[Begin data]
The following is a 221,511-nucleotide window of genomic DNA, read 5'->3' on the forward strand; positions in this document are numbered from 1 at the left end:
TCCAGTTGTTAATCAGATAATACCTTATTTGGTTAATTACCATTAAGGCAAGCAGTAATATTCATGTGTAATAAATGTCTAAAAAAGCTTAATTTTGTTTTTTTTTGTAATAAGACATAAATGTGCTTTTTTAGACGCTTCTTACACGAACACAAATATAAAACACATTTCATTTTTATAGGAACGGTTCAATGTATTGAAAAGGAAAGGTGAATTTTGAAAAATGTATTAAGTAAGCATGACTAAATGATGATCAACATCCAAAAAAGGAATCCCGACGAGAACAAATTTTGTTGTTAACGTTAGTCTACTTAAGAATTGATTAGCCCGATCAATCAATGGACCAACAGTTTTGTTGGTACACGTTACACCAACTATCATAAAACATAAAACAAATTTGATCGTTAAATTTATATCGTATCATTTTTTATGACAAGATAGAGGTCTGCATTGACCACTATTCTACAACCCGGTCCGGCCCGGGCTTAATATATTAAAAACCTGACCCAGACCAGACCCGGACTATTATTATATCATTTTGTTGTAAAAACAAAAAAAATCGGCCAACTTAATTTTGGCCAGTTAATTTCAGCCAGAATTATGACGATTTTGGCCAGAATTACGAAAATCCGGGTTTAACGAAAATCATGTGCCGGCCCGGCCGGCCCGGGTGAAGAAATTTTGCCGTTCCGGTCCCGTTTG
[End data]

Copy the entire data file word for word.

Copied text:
The following is a 221,511-nucleotide window of genomic DNA, read 5'->3' on the forward strand; positions in this document are numbered from 1 at the left end:
TCCAGTTGTTAATCAGATAATACCTTATTTGGTTAATTACCATTAAGGCAAGCAGTAATATTCATGTGTAATAAATGTCTAAAAAAGCTTAATTTTGTTTTTTTTTGTAATAAGACATAAATGTGCTTTTTTAGACGCTTCTTACACGAACACAAATATAAAACACATTTCATTTTTATAGGAACGGTTCAATGTATTGAAAAGGAAAGGTGAATTTTGAAAAATGTATTAAGTAAGCATGACTAAATGATGATCAACATCCAAAAAAGGAATCCCGACGAGAACAAATTTTGTTGTTAACGTTAGTCTACTTAAGAATTGATTAGCCCGATCAATCAATGGACCAACAGTTTTGTTGGTACACGTTACACCAACTATCATAAAACATAAAACAAATTTGATCGTTAAATTTATATCGTATCATTTTTTATGACAAGATAGAGGTCTGCATTGACCACTATTCTACAACCCGGTCCGGCCCGGGCTTAATATATTAAAAACCTGACCCAGACCAGACCCGGACTATTATTATATCATTTTGTTGTAAAAACAAAAAAAATCGGCCAACTTAATTTTGGCCAGTTAATTTCAGCCAGAATTATGACGATTTTGGCCAGAATTACGAAAATCCGGGTTTAACGAAAATCATGTGCCGGCCCGGCCGGCCCGGGTGAAGAAATTTTGCCGTTCCGGTCCCGTTTG